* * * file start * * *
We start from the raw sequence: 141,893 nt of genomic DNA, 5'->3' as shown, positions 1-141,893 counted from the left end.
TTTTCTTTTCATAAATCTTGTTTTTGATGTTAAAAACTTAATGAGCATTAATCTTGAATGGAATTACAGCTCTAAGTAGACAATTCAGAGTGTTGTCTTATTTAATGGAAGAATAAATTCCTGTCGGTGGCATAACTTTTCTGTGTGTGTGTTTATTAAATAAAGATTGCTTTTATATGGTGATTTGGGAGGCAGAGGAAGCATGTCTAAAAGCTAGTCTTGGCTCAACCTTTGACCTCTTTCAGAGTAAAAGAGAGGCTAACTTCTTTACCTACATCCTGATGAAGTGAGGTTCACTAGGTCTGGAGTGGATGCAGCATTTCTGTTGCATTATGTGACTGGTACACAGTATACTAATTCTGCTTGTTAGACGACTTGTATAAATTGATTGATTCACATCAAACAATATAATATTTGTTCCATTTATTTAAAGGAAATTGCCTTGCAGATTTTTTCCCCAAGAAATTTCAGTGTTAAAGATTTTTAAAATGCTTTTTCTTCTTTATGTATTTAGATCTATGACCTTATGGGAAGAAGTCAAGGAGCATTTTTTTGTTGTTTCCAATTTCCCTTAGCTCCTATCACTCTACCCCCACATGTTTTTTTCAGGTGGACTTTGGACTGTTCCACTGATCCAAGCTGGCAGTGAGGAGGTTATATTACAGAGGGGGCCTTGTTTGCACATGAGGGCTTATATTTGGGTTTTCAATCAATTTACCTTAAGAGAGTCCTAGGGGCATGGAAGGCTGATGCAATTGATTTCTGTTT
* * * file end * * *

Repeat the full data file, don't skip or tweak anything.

We start from the raw sequence: 141,893 nt of genomic DNA, 5'->3' as shown, positions 1-141,893 counted from the left end.
TTTTCTTTTCATAAATCTTGTTTTTGATGTTAAAAACTTAATGAGCATTAATCTTGAATGGAATTACAGCTCTAAGTAGACAATTCAGAGTGTTGTCTTATTTAATGGAAGAATAAATTCCTGTCGGTGGCATAACTTTTCTGTGTGTGTGTTTATTAAATAAAGATTGCTTTTATATGGTGATTTGGGAGGCAGAGGAAGCATGTCTAAAAGCTAGTCTTGGCTCAACCTTTGACCTCTTTCAGAGTAAAAGAGAGGCTAACTTCTTTACCTACATCCTGATGAAGTGAGGTTCACTAGGTCTGGAGTGGATGCAGCATTTCTGTTGCATTATGTGACTGGTACACAGTATACTAATTCTGCTTGTTAGACGACTTGTATAAATTGATTGATTCACATCAAACAATATAATATTTGTTCCATTTATTTAAAGGAAATTGCCTTGCAGATTTTTTCCCCAAGAAATTTCAGTGTTAAAGATTTTTAAAATGCTTTTTCTTCTTTATGTATTTAGATCTATGACCTTATGGGAAGAAGTCAAGGAGCATTTTTTTGTTGTTTCCAATTTCCCTTAGCTCCTATCACTCTACCCCCACATGTTTTTTTCAGGTGGACTTTGGACTGTTCCACTGATCCAAGCTGGCAGTGAGGAGGTTATATTACAGAGGGGGCCTTGTTTGCACATGAGGGCTTATATTTGGGTTTTCAATCAATTTACCTTAAGAGAGTCCTAGGGGCATGGAAGGCTGATGCAATTGATTTCTGTTT